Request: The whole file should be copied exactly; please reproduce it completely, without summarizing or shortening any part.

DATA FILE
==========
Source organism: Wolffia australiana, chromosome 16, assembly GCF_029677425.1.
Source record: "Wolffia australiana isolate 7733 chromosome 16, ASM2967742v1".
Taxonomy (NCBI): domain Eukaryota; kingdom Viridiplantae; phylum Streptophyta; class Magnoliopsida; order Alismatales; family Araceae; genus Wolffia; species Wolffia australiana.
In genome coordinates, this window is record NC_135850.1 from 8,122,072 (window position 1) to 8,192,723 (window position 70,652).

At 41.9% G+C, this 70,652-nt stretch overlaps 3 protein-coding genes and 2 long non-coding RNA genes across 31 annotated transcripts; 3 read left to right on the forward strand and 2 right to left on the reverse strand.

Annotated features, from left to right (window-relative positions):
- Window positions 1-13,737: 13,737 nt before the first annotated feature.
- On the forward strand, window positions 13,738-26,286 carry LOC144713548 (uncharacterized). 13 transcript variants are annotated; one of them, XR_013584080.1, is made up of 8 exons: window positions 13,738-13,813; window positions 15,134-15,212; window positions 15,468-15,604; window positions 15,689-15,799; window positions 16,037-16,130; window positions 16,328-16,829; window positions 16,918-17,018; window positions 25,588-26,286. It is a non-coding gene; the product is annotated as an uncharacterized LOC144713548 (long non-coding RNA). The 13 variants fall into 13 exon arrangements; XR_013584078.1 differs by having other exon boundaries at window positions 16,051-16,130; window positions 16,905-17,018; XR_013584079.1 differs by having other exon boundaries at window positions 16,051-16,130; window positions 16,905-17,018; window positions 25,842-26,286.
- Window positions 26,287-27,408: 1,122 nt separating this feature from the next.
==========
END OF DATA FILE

Source organism: Wolffia australiana, chromosome 16, assembly GCF_029677425.1.
Source record: "Wolffia australiana isolate 7733 chromosome 16, ASM2967742v1".
Taxonomy (NCBI): domain Eukaryota; kingdom Viridiplantae; phylum Streptophyta; class Magnoliopsida; order Alismatales; family Araceae; genus Wolffia; species Wolffia australiana.
In genome coordinates, this window is record NC_135850.1 from 8,122,072 (window position 1) to 8,192,723 (window position 70,652).

At 41.9% G+C, this 70,652-nt stretch overlaps 3 protein-coding genes and 2 long non-coding RNA genes across 31 annotated transcripts; 3 read left to right on the forward strand and 2 right to left on the reverse strand.

Annotated features, from left to right (window-relative positions):
- Window positions 1-13,737: 13,737 nt before the first annotated feature.
- On the forward strand, window positions 13,738-26,286 carry LOC144713548 (uncharacterized). 13 transcript variants are annotated; one of them, XR_013584080.1, is made up of 8 exons: window positions 13,738-13,813; window positions 15,134-15,212; window positions 15,468-15,604; window positions 15,689-15,799; window positions 16,037-16,130; window positions 16,328-16,829; window positions 16,918-17,018; window positions 25,588-26,286. It is a non-coding gene; the product is annotated as an uncharacterized LOC144713548 (long non-coding RNA). The 13 variants fall into 13 exon arrangements; XR_013584078.1 differs by having other exon boundaries at window positions 16,051-16,130; window positions 16,905-17,018; XR_013584079.1 differs by having other exon boundaries at window positions 16,051-16,130; window positions 16,905-17,018; window positions 25,842-26,286.
- Window positions 26,287-27,408: 1,122 nt separating this feature from the next.